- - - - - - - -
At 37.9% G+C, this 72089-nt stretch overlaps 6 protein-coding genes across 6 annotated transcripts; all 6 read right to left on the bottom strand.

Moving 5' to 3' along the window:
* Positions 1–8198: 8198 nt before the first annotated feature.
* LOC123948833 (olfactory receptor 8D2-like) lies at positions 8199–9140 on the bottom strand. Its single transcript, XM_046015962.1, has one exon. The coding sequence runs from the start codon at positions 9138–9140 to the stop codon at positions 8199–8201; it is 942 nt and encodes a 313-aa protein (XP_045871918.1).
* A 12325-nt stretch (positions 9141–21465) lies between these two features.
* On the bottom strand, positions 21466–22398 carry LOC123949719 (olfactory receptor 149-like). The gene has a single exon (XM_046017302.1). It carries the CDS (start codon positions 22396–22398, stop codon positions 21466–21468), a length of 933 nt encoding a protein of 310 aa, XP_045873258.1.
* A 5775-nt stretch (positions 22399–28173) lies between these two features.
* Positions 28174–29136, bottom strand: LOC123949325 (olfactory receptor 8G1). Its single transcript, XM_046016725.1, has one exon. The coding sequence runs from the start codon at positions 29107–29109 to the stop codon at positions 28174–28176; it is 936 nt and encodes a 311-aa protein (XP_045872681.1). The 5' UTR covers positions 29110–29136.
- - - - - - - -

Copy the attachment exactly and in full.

At 37.9% G+C, this 72089-nt stretch overlaps 6 protein-coding genes across 6 annotated transcripts; all 6 read right to left on the bottom strand.

Moving 5' to 3' along the window:
* Positions 1–8198: 8198 nt before the first annotated feature.
* LOC123948833 (olfactory receptor 8D2-like) lies at positions 8199–9140 on the bottom strand. Its single transcript, XM_046015962.1, has one exon. The coding sequence runs from the start codon at positions 9138–9140 to the stop codon at positions 8199–8201; it is 942 nt and encodes a 313-aa protein (XP_045871918.1).
* A 12325-nt stretch (positions 9141–21465) lies between these two features.
* On the bottom strand, positions 21466–22398 carry LOC123949719 (olfactory receptor 149-like). The gene has a single exon (XM_046017302.1). It carries the CDS (start codon positions 22396–22398, stop codon positions 21466–21468), a length of 933 nt encoding a protein of 310 aa, XP_045873258.1.
* A 5775-nt stretch (positions 22399–28173) lies between these two features.
* Positions 28174–29136, bottom strand: LOC123949325 (olfactory receptor 8G1). Its single transcript, XM_046016725.1, has one exon. The coding sequence runs from the start codon at positions 29107–29109 to the stop codon at positions 28174–28176; it is 936 nt and encodes a 311-aa protein (XP_045872681.1). The 5' UTR covers positions 29110–29136.